Laptops phone home

I recently read a very interesting story about how a laptop thief operated and how he got caught, thanks to a tracking device in the computer. Here's a brief snippet that might give you some pointers on how to watch out for intruders:

Choose targets with care. He went to neighborhoods, cities or states where he was not recognized. He sought large corporate offices to blend in with their large staffs and to find lots of laptops. When possible, he scheduled multiple burglaries for a single building that housing more than one company.

Know the victims. He observed his targets in advance and paid attention to how employees dressed, whether they needed magnetic passes to enter and move about the building, and what time most of them left for the day.

Time the arrival. He entered a business on the heels of an employee who could hold open a security door. He often arrived at about 4 p.m., a busy time of day that let him blend with the staff and exploit a time period when receptionists and assistants left for the day, but beefed-up nighttime security measures had not kicked in. He acted like he belonged.

Make the move. When the office emptied, he went looking for laptops room by room. He kept an eye out for magnetic access cards, too. He had an alibi in case he was confronted. When done, he put the laptops in his shoulder bags - he would carry one into the building with a second bag inside it - and go.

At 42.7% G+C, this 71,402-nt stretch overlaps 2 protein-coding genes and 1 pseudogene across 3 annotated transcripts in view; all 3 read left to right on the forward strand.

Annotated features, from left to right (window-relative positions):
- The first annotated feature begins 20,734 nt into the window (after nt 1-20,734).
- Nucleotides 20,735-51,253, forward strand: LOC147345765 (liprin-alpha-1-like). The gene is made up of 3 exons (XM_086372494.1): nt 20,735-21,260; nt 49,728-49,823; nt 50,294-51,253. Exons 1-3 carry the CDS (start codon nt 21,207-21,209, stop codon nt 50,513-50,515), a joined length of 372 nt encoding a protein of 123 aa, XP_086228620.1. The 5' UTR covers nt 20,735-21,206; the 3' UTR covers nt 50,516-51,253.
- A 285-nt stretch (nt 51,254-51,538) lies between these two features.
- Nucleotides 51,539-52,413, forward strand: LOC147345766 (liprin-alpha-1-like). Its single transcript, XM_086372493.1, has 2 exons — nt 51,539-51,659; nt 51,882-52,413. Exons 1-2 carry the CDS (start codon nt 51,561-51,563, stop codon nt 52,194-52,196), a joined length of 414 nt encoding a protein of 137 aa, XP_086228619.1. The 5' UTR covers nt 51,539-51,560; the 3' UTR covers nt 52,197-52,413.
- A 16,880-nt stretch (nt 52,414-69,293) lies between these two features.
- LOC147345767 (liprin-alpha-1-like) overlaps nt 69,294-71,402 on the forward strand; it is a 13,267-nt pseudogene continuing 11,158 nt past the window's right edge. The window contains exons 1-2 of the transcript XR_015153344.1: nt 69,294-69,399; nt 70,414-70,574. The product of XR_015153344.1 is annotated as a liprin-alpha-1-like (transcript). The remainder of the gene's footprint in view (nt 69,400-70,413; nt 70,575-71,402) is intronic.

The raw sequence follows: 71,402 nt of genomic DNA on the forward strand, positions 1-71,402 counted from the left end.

Move the product. He drove or mailed laptops back to his temporary home. He prepared them for sale by erasing the prior owner's data and installing or updating critical software.

You can read "Here's how a slick laptop thief was foiled" over at St. Petersburg Times.

Incidentally, I've been watching certain types of laptop auctions at eBay lately and let me tell you, there are some really suspicious trends going on that can be discerned by looking at eBay user account names, the auction history of those accounts, and the bidding trends of the items that were up for sale. For example, how many people would buy and then sell two almost new Ferrari laptops? Why do that?

Here's a tip: When buying a laptop on eBay ask for the serial number and/or service ID number for warranty support even if the unit is out of warranty. If someone refuses to give you that info take a close look at the details I pointed out in the previous paragraph, and watch the person's future behavior on eBay.

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